Customer Relationship Management (CRM) is one of the most widely used and most widely misunderstood terms in today’s corporate environments. CRM is a catch-all term used to describe software and related technologies that manage customer facing business functions (most notably Sales, Customer Service and Marketing), business processes and data. When done right, CRM allows companies to increase revenues and profits while lowering the cost of marketing, sales and service. The payoff is clear: by better aligning business processes and managing customer data across all customer-facing functions, companies can build successful, profitable, and long-term customer relationships.
Unfortunately, CRM has also gained a bit of a mixed reputation and one of the most often cited statistics regarding CRM is how often these solutions fail to meet their objectives. There is no denying it, getting CRM right is a significant challenge. CRM strategy is about much more than just selecting the right technology, it is a business strategy that may very well necessitate a complete reinvention of how your company does business. While CRM is not without challenges, it remains a business essential; without it, your business will be unable to provide customers with the level of service they desire. Despite the challenges, the fact remains that many companies have seen tremendous success with CRM.
Having a customer strategy enables all customer facing teams to understand their role when working with a customer. After all, customers should be the focus of any successful business, and a customer strategy should be a major part of this success. The strategy helps individual business units focus on their goal of establishing customer rapport and building customer satisfaction in all three pillars of customer relationship management: Sales Force Management, Marketing Automation and Customer Service and Support. The end goal should be to enable all client divisions to serve, sell, and/or market to their respective client base.
A variety of technologies exist that can help your business create a high-impact customer strategy, but the benefits you may receive and the costs you will spend will vary. Many simplistic CRM approaches act as little more than an electronic rolodex with basic business card information about clients, doing little to help you calculate the overall lifetime value of a customer, or when, where, and how each customer-facing team interacted with the customer. More robust CRM technologies provide customer methodology functionality, automatic processes and in-depth client knowledge features. These functions help sales, marketing and customer service team members perform daily job activities quickly with the most up-to-date customer information and analytic tools to analyze all CRM information and make better business decisions.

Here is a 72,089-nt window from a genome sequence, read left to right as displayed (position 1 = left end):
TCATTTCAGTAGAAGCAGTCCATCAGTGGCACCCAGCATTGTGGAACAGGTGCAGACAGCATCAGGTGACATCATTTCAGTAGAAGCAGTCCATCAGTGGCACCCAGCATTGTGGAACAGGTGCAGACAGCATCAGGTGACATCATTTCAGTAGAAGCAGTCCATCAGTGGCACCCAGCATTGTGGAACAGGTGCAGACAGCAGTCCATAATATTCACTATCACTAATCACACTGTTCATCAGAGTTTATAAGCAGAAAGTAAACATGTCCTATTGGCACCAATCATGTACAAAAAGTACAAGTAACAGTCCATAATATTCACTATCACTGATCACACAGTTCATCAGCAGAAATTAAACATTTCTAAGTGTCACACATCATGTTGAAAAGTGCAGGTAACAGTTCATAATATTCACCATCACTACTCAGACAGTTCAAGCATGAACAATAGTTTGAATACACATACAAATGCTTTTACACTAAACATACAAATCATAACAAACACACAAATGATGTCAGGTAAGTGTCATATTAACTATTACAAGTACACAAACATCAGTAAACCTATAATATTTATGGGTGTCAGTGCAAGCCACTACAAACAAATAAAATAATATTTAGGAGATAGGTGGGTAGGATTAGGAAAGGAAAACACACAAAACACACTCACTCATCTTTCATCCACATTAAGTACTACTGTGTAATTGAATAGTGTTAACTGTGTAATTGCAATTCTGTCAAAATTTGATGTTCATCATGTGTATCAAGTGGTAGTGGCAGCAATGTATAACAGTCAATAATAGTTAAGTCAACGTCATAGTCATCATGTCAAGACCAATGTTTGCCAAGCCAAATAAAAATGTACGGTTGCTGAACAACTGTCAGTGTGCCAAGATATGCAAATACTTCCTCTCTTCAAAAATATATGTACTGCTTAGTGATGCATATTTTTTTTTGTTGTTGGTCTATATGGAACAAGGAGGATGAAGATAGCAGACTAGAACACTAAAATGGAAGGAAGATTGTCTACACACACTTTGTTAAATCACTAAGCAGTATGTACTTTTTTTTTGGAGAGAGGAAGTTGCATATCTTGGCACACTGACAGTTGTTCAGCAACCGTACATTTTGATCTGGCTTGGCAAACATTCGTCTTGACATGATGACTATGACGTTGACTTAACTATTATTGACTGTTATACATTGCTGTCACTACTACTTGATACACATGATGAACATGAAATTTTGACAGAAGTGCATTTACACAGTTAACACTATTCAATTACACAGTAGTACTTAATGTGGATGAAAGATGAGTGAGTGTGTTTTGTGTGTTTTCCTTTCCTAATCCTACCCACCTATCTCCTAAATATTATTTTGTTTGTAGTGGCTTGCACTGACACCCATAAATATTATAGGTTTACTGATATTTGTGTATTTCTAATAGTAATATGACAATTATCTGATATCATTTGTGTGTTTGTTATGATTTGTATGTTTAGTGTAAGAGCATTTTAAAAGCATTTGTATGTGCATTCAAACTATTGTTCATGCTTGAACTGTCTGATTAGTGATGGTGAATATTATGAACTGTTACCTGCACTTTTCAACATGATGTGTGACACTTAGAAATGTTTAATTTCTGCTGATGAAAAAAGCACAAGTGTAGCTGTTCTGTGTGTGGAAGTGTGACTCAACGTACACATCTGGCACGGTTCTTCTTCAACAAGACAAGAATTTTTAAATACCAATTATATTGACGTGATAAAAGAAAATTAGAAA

Let’s make $ense of this…
The cost of your proposed CRM strategy should be compared to all potential benefits in a way that helps you decide which CRM technology and strategy should be deployed within your customer-facing divisions. A robust CRM solution coupled with an intelligent customer strategy can dramatically improve your business bottom line. With lower training costs and quicker ramp up time, companies can cover the initial out of pocket technology cost quickly. Cost savings can also come in the form of employee productivity gains when technology is leveraged inside the company to produce quicker, timelier results. Productivity gains may be related to a more streamlined communication with customers, automatic processes implemented in the CRM technology, or better training based on analytics.Here is something to think about:The right sales resources focused on the right targets can increase revenue 5% without any additional investment.
As customers become savvier, they expect customer service to keep pace with their expectations. At the same time, contact centers usually have the same budget (or less) as they did the previous year to cover people and technology. CRM technology can help customer service divisions improve agent efficiency, capture service issues through various client communication touch points, and lower the overall cost of service with automated workflows and knowledge management systems available to service agents who need to handle and answer various request quickly and effectively. Every customer service engagement is geared to improve customer satisfaction and retention levels.
Whether you are implementing CRM for the first time, or are already utilizing some kind of CRM solution and are considering a new one, the most critical success factor will be in defining what improvements you want to see, ensuring these are measurable improvements, and communicating these needs to your prospective vendors. Good sales professionals will work with you to determine whether their products will allow you to meet these goals and to help you make the best CRM choice for your business needs.
When done right, a CRM will help you:
- Sell more—Enable reps to sell more effectively on
- Know more—Act on opportunities and threats faster. Hit your numbers without surprises.
- Grow more—Optimize sales performance by targeting products your customers need most.